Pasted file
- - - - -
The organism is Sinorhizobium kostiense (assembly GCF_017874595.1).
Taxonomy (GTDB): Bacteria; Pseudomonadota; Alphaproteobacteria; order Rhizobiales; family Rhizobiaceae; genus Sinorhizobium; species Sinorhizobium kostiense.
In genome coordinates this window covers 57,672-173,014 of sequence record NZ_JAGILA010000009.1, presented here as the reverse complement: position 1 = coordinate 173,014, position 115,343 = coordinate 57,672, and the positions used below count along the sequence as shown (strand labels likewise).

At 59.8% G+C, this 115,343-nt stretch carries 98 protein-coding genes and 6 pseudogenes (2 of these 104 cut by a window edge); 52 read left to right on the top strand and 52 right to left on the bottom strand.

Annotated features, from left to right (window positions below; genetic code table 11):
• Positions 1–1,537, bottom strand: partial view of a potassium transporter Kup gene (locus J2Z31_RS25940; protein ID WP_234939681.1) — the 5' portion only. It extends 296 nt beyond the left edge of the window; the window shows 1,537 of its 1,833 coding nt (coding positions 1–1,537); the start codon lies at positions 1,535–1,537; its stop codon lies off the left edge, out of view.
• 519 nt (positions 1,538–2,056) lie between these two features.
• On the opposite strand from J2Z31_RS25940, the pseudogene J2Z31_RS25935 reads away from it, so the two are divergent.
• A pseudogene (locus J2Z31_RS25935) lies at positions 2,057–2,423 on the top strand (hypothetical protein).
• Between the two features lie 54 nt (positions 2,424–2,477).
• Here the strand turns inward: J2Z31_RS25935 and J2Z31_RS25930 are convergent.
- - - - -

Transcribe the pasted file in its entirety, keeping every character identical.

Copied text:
The organism is Sinorhizobium kostiense (assembly GCF_017874595.1).
Taxonomy (GTDB): Bacteria; Pseudomonadota; Alphaproteobacteria; order Rhizobiales; family Rhizobiaceae; genus Sinorhizobium; species Sinorhizobium kostiense.
In genome coordinates this window covers 57,672-173,014 of sequence record NZ_JAGILA010000009.1, presented here as the reverse complement: position 1 = coordinate 173,014, position 115,343 = coordinate 57,672, and the positions used below count along the sequence as shown (strand labels likewise).

At 59.8% G+C, this 115,343-nt stretch carries 98 protein-coding genes and 6 pseudogenes (2 of these 104 cut by a window edge); 52 read left to right on the top strand and 52 right to left on the bottom strand.

Annotated features, from left to right (window positions below; genetic code table 11):
• Positions 1–1,537, bottom strand: partial view of a potassium transporter Kup gene (locus J2Z31_RS25940; protein ID WP_234939681.1) — the 5' portion only. It extends 296 nt beyond the left edge of the window; the window shows 1,537 of its 1,833 coding nt (coding positions 1–1,537); the start codon lies at positions 1,535–1,537; its stop codon lies off the left edge, out of view.
• 519 nt (positions 1,538–2,056) lie between these two features.
• On the opposite strand from J2Z31_RS25940, the pseudogene J2Z31_RS25935 reads away from it, so the two are divergent.
• A pseudogene (locus J2Z31_RS25935) lies at positions 2,057–2,423 on the top strand (hypothetical protein).
• Between the two features lie 54 nt (positions 2,424–2,477).
• Here the strand turns inward: J2Z31_RS25935 and J2Z31_RS25930 are convergent.